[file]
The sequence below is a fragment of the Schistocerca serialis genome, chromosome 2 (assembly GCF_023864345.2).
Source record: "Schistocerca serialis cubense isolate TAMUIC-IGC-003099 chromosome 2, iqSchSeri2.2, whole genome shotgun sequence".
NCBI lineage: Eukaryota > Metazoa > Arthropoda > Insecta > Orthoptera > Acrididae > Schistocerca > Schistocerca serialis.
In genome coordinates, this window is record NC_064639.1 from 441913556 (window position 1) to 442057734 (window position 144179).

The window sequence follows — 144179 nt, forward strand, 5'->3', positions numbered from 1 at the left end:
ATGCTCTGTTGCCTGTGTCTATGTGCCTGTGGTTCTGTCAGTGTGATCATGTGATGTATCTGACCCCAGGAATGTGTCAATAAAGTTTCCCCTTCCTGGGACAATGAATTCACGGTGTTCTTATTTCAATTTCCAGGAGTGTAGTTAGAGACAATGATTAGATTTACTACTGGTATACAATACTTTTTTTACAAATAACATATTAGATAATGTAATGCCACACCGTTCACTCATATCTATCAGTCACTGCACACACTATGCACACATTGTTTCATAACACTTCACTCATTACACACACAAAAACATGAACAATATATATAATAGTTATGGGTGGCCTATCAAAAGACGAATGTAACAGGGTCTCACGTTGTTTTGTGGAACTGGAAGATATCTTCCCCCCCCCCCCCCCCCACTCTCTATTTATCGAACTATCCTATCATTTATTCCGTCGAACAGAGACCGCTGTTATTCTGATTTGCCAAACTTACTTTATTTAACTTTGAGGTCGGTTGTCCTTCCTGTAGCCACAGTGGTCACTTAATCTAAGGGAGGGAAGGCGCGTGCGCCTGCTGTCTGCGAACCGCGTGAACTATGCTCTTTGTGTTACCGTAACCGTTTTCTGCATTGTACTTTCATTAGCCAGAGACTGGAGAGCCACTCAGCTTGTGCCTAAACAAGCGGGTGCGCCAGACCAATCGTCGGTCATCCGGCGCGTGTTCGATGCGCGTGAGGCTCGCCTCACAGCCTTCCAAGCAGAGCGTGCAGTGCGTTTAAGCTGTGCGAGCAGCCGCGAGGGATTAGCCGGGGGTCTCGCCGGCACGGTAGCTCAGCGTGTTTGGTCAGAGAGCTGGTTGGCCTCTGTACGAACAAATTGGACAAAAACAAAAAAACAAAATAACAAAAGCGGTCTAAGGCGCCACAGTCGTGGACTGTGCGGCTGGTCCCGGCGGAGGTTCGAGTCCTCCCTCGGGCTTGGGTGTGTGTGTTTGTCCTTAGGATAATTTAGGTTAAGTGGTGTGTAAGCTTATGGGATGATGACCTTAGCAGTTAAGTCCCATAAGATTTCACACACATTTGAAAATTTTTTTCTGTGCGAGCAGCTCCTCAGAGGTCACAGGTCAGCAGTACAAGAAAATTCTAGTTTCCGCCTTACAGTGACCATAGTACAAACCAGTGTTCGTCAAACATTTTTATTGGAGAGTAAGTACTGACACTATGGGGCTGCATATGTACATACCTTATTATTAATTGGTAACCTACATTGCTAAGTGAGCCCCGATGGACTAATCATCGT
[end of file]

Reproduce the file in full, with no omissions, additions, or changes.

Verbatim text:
The sequence below is a fragment of the Schistocerca serialis genome, chromosome 2 (assembly GCF_023864345.2).
Source record: "Schistocerca serialis cubense isolate TAMUIC-IGC-003099 chromosome 2, iqSchSeri2.2, whole genome shotgun sequence".
NCBI lineage: Eukaryota > Metazoa > Arthropoda > Insecta > Orthoptera > Acrididae > Schistocerca > Schistocerca serialis.
In genome coordinates, this window is record NC_064639.1 from 441913556 (window position 1) to 442057734 (window position 144179).

The window sequence follows — 144179 nt, forward strand, 5'->3', positions numbered from 1 at the left end:
ATGCTCTGTTGCCTGTGTCTATGTGCCTGTGGTTCTGTCAGTGTGATCATGTGATGTATCTGACCCCAGGAATGTGTCAATAAAGTTTCCCCTTCCTGGGACAATGAATTCACGGTGTTCTTATTTCAATTTCCAGGAGTGTAGTTAGAGACAATGATTAGATTTACTACTGGTATACAATACTTTTTTTACAAATAACATATTAGATAATGTAATGCCACACCGTTCACTCATATCTATCAGTCACTGCACACACTATGCACACATTGTTTCATAACACTTCACTCATTACACACACAAAAACATGAACAATATATATAATAGTTATGGGTGGCCTATCAAAAGACGAATGTAACAGGGTCTCACGTTGTTTTGTGGAACTGGAAGATATCTTCCCCCCCCCCCCCCCCCACTCTCTATTTATCGAACTATCCTATCATTTATTCCGTCGAACAGAGACCGCTGTTATTCTGATTTGCCAAACTTACTTTATTTAACTTTGAGGTCGGTTGTCCTTCCTGTAGCCACAGTGGTCACTTAATCTAAGGGAGGGAAGGCGCGTGCGCCTGCTGTCTGCGAACCGCGTGAACTATGCTCTTTGTGTTACCGTAACCGTTTTCTGCATTGTACTTTCATTAGCCAGAGACTGGAGAGCCACTCAGCTTGTGCCTAAACAAGCGGGTGCGCCAGACCAATCGTCGGTCATCCGGCGCGTGTTCGATGCGCGTGAGGCTCGCCTCACAGCCTTCCAAGCAGAGCGTGCAGTGCGTTTAAGCTGTGCGAGCAGCCGCGAGGGATTAGCCGGGGGTCTCGCCGGCACGGTAGCTCAGCGTGTTTGGTCAGAGAGCTGGTTGGCCTCTGTACGAACAAATTGGACAAAAACAAAAAAACAAAATAACAAAAGCGGTCTAAGGCGCCACAGTCGTGGACTGTGCGGCTGGTCCCGGCGGAGGTTCGAGTCCTCCCTCGGGCTTGGGTGTGTGTGTTTGTCCTTAGGATAATTTAGGTTAAGTGGTGTGTAAGCTTATGGGATGATGACCTTAGCAGTTAAGTCCCATAAGATTTCACACACATTTGAAAATTTTTTTCTGTGCGAGCAGCTCCTCAGAGGTCACAGGTCAGCAGTACAAGAAAATTCTAGTTTCCGCCTTACAGTGACCATAGTACAAACCAGTGTTCGTCAAACATTTTTATTGGAGAGTAAGTACTGACACTATGGGGCTGCATATGTACATACCTTATTATTAATTGGTAACCTACATTGCTAAGTGAGCCCCGATGGACTAATCATCGT